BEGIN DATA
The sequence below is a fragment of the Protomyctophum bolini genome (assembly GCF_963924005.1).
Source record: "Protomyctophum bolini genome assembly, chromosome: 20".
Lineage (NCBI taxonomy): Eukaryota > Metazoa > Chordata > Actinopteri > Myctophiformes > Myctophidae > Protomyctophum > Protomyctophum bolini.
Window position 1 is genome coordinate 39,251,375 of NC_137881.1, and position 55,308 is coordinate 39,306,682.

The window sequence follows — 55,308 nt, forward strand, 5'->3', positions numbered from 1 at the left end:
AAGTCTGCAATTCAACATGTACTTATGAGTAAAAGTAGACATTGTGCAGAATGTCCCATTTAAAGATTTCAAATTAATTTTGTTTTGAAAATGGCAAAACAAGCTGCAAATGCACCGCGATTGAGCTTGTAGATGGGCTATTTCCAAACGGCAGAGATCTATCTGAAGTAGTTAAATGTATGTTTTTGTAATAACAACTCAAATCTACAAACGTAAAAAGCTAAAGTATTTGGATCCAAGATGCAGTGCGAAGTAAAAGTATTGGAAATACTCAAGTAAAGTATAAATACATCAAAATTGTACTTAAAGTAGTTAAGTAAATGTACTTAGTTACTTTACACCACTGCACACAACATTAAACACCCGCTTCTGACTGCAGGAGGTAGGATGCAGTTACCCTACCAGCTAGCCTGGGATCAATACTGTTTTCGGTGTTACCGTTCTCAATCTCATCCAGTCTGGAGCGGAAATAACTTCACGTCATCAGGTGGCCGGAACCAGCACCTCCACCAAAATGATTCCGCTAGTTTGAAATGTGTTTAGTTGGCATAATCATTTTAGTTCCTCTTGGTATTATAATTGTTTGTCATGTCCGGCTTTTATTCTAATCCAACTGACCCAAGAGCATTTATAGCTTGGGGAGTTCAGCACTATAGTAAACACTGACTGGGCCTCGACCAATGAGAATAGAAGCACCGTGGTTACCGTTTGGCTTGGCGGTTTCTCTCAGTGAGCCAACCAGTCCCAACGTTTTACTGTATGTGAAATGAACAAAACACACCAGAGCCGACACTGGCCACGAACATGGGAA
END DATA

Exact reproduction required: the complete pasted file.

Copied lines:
The sequence below is a fragment of the Protomyctophum bolini genome (assembly GCF_963924005.1).
Source record: "Protomyctophum bolini genome assembly, chromosome: 20".
Lineage (NCBI taxonomy): Eukaryota > Metazoa > Chordata > Actinopteri > Myctophiformes > Myctophidae > Protomyctophum > Protomyctophum bolini.
Window position 1 is genome coordinate 39,251,375 of NC_137881.1, and position 55,308 is coordinate 39,306,682.

The window sequence follows — 55,308 nt, forward strand, 5'->3', positions numbered from 1 at the left end:
AAGTCTGCAATTCAACATGTACTTATGAGTAAAAGTAGACATTGTGCAGAATGTCCCATTTAAAGATTTCAAATTAATTTTGTTTTGAAAATGGCAAAACAAGCTGCAAATGCACCGCGATTGAGCTTGTAGATGGGCTATTTCCAAACGGCAGAGATCTATCTGAAGTAGTTAAATGTATGTTTTTGTAATAACAACTCAAATCTACAAACGTAAAAAGCTAAAGTATTTGGATCCAAGATGCAGTGCGAAGTAAAAGTATTGGAAATACTCAAGTAAAGTATAAATACATCAAAATTGTACTTAAAGTAGTTAAGTAAATGTACTTAGTTACTTTACACCACTGCACACAACATTAAACACCCGCTTCTGACTGCAGGAGGTAGGATGCAGTTACCCTACCAGCTAGCCTGGGATCAATACTGTTTTCGGTGTTACCGTTCTCAATCTCATCCAGTCTGGAGCGGAAATAACTTCACGTCATCAGGTGGCCGGAACCAGCACCTCCACCAAAATGATTCCGCTAGTTTGAAATGTGTTTAGTTGGCATAATCATTTTAGTTCCTCTTGGTATTATAATTGTTTGTCATGTCCGGCTTTTATTCTAATCCAACTGACCCAAGAGCATTTATAGCTTGGGGAGTTCAGCACTATAGTAAACACTGACTGGGCCTCGACCAATGAGAATAGAAGCACCGTGGTTACCGTTTGGCTTGGCGGTTTCTCTCAGTGAGCCAACCAGTCCCAACGTTTTACTGTATGTGAAATGAACAAAACACACCAGAGCCGACACTGGCCACGAACATGGGAA